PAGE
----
In the casting of the Cordiers, in 1992, TF1 said no to your name, at the start?
I didn't have a good reputation, people said I was a bit of a pain, a bit on drugs, not in great shape. Gaining weight, losing weight, no longer going out... weird, isn't it? She must be on drugs! Fortunately, Alain Bonnot, the director, insisted. I redid the tests, I was taken. When it was safe, signed, I went up the large production corridor, where, that day, we were doing a reading, and, facing the producer, I rolled up my sleeves, stretched out my arms: " Look, Nelly, I don't see any bite marks!" It was a spontaneous gesture, not premeditated. I couldn't stand the rumor going around anymore - Charlotte is destroying herself - when every morning was a fight. The producer never forgot that scene, neither did I.
In February 1995, a blood test revealed for the first time a significant drop in your white blood cell count...
I have a stomach ache, I even find it difficult to leave my house. I tell my parents that I might be sick, soon unable to hide our secret. Without saying a word, my father keeps abreast of the progress of medical research. He hears about a new molecule which comes from the United States and gives good results. On TV, he spots a French doctor who we see more and more, who speaks with conviction: Professor Willy Rozenbaum. My father writes to him, gets me an appointment. After several months, the doctor prescribed my first doses of AZT. At first, I was reluctant, these pills reminded me of my invisible illness, but I realized the obvious: I had to take care of myself.
Your book, L'Amour dans le sang, is a summary of survival. There are three essential remedies. Number 1, your father...
My life is inseparable from his. His silence, his excessive modesty weighed on me for a long time. The first ten years, he never accompanied me to a doctor! At the beginning of triple therapy, on the other hand, he took care of me. I went back to my parents' house for a month, to my teenage bed: my father got up, crushed my pills, because swallowing them tore my throat. On an empty stomach, when we woke up, that was what awaited us, me and the others, three disgusting pastilles. Later, after my transplant, in 2003, my father was there. He was the first person I called, at the nursing home. Like a kid: "Help, come get me!" I stayed three and a half weeks in rehabilitation. In syrup, infusion, in cachet, I tried everything, but I threw up my anti-rejection treatment, it smelled of cod! My father bought me yoghurts, coconut flavor, which I like. What I loved was his love in little jars. Among the men I looked for, desired, I had no physical criteria, or rather, only one: that they look like my father.
No. 2, humor...
A survival reflex! It helps, it blinds, I've always liked to laugh, even at myself. Anonymous in the room of the Saint-Antoine hospital, after the heart transplant, I had fun imagining the surprise of the nurse, if she had known that the luscious girl on TV was me! I saw myself giving the recipe to my famous girlfriends who dreamed of going incognito: wear a "Saint-Antoine Hospital" branded blouse and lose 17 kilos in six months. There are also times when we throw ourselves under the duvet. I cried a lot, it helped me. What supported me, too, was psychoanalysis. Fifteen years of therapy allowed me to understand that I was guilty of nothing - it relieves.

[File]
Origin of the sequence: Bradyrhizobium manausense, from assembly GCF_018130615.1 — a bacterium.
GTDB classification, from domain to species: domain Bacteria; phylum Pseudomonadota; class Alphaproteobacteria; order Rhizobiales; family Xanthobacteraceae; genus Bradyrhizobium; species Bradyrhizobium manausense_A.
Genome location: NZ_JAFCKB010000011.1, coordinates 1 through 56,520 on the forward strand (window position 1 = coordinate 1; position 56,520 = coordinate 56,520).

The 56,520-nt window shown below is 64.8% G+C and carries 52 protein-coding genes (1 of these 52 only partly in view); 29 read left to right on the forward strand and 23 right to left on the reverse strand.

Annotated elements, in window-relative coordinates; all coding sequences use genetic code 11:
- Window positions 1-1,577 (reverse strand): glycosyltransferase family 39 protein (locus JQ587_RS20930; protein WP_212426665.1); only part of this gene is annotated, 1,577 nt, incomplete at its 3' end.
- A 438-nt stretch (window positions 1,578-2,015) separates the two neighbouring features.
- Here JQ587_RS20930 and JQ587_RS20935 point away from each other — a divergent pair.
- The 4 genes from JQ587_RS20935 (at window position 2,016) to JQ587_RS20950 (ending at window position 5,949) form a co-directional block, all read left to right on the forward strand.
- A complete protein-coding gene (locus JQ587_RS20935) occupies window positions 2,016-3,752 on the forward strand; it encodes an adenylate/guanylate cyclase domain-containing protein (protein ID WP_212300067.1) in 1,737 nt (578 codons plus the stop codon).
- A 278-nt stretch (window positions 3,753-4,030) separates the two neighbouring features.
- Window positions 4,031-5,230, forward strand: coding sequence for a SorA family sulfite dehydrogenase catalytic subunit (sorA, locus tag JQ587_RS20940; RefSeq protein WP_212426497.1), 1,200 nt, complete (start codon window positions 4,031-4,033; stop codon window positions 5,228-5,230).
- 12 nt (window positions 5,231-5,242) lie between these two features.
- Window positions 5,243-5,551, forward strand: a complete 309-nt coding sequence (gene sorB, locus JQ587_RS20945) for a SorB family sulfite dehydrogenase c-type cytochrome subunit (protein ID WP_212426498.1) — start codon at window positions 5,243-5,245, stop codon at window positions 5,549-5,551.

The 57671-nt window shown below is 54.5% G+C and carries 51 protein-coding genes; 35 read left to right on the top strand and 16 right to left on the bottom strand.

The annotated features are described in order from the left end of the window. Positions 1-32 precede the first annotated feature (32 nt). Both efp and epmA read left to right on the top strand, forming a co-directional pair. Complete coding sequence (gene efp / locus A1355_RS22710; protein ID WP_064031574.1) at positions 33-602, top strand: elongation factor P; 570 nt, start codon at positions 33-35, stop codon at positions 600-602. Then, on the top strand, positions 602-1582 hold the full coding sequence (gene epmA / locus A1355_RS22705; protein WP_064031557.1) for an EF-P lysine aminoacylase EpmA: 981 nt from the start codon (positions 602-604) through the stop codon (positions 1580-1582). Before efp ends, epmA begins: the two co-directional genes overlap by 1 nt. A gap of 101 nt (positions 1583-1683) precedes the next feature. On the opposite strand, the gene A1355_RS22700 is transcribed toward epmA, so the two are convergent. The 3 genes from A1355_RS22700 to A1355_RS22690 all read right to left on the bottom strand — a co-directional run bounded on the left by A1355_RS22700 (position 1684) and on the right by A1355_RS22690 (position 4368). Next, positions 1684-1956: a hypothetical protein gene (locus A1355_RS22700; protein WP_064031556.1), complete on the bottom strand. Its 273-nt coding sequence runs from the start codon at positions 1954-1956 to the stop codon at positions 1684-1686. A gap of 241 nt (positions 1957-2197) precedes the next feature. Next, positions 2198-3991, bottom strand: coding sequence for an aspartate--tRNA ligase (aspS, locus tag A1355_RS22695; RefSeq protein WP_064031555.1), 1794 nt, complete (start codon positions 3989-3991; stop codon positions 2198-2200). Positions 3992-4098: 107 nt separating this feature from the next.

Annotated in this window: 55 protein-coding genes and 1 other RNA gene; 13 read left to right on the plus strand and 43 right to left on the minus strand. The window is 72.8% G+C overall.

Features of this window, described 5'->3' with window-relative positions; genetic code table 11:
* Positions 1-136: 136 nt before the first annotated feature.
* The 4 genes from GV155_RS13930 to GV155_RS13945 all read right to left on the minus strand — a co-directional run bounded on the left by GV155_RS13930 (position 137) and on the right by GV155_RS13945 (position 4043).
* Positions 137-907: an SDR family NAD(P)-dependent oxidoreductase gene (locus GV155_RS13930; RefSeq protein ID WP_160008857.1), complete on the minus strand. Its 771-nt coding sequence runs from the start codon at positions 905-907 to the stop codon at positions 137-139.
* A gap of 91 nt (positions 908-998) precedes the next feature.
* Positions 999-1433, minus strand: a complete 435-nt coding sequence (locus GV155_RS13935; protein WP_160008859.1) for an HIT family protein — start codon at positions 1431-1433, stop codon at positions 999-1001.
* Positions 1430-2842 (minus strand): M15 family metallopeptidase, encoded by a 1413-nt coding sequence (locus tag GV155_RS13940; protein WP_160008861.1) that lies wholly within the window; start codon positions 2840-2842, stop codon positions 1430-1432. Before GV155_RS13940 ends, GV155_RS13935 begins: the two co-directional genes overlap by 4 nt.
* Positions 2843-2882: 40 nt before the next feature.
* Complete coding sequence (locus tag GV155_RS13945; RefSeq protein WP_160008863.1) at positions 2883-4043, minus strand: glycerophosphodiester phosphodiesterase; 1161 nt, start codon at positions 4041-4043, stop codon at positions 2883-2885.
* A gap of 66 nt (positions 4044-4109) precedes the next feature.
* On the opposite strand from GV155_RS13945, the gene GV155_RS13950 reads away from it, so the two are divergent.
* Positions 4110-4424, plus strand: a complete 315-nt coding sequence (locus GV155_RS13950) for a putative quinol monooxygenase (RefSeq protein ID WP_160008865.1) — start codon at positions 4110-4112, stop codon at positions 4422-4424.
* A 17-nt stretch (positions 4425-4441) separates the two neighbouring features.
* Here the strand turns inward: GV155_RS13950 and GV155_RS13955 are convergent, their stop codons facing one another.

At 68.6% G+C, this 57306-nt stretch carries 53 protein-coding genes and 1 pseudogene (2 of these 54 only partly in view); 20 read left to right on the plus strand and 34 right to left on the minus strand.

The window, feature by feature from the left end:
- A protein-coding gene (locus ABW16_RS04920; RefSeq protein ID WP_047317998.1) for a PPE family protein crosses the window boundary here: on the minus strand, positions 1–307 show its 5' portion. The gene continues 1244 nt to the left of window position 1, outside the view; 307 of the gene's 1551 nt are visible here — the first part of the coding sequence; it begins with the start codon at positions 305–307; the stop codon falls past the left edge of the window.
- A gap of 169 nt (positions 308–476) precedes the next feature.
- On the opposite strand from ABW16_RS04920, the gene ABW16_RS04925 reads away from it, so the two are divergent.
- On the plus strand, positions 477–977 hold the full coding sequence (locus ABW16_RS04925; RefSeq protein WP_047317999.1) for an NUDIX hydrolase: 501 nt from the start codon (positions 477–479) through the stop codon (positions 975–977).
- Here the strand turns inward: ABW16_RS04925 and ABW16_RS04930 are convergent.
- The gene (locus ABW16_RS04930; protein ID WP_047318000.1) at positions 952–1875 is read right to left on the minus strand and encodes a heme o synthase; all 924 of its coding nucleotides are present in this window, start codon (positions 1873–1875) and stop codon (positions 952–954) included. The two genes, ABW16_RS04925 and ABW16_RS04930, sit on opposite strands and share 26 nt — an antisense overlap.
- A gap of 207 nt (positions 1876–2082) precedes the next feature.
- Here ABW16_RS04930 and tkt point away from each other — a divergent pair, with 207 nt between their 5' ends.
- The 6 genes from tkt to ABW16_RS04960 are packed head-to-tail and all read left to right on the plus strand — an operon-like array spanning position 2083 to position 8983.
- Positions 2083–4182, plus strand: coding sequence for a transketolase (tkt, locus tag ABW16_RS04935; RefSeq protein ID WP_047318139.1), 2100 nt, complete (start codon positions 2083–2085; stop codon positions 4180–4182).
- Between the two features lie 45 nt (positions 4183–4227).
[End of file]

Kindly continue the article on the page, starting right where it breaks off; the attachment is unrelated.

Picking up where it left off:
And number 3, the drugs...
For me, it's 23 pills a day. Christmas or Valentine's Day, summer or winter, working days or holidays, I must have them with me, everywhere, for life. Cross Paris if I forget them. The yellow ones, the round ones, the oval ones, I know them by heart. Twenty minutes late is already too much! Pride takes a hit, I hate addiction. The cachets are benefactors and cannonballs. If we don't take them, we die. Science has made enormous progress. I remember that ten years ago my mother took me, with the money from her book, to a healer who injected ozone into my veins! It cost her 40,000 francs, she would have put all her savings into it. Since I became a mother myself, I realize that she was constantly worried about me.
How did you experience your desire for a child and your relationships with men?
First, there is the fear of saying it. On this, there are no rules, I take my time or I throw myself into the water - "I should tell you something". Often, I throw it like that. There are those who run away leaving me letters. “There are three words that scare me: police, army, AIDS,” Roman, a theater manager, who was of Romanian origin, wrote to me. Another, comedian, told me: "Sexually, it won't do it."
Two men have truly shared your life. You say an incredible thing about them: "We used to protect ourselves sometimes, but not all the time."
I found it both beautiful and odious. No net, few condoms. The first, Christophe, was a daredevil of love, a guy who rode a motorcycle, who broke 15,000 times 15,000 things. The second, Oscar, with whom I was married from 1999 to 2003, absolved himself of guilt by accepting me. It meant: "I am worth something, I am a good person." At the time, we say to ourselves: phew! the other accepts. And at the same time this consent also disturbed me. There was no place in these two married lives for illness. To deny it is not a solution. Today, I am learning to give it its place, to give myself my place.
Finally, at 30, you decide to have a child?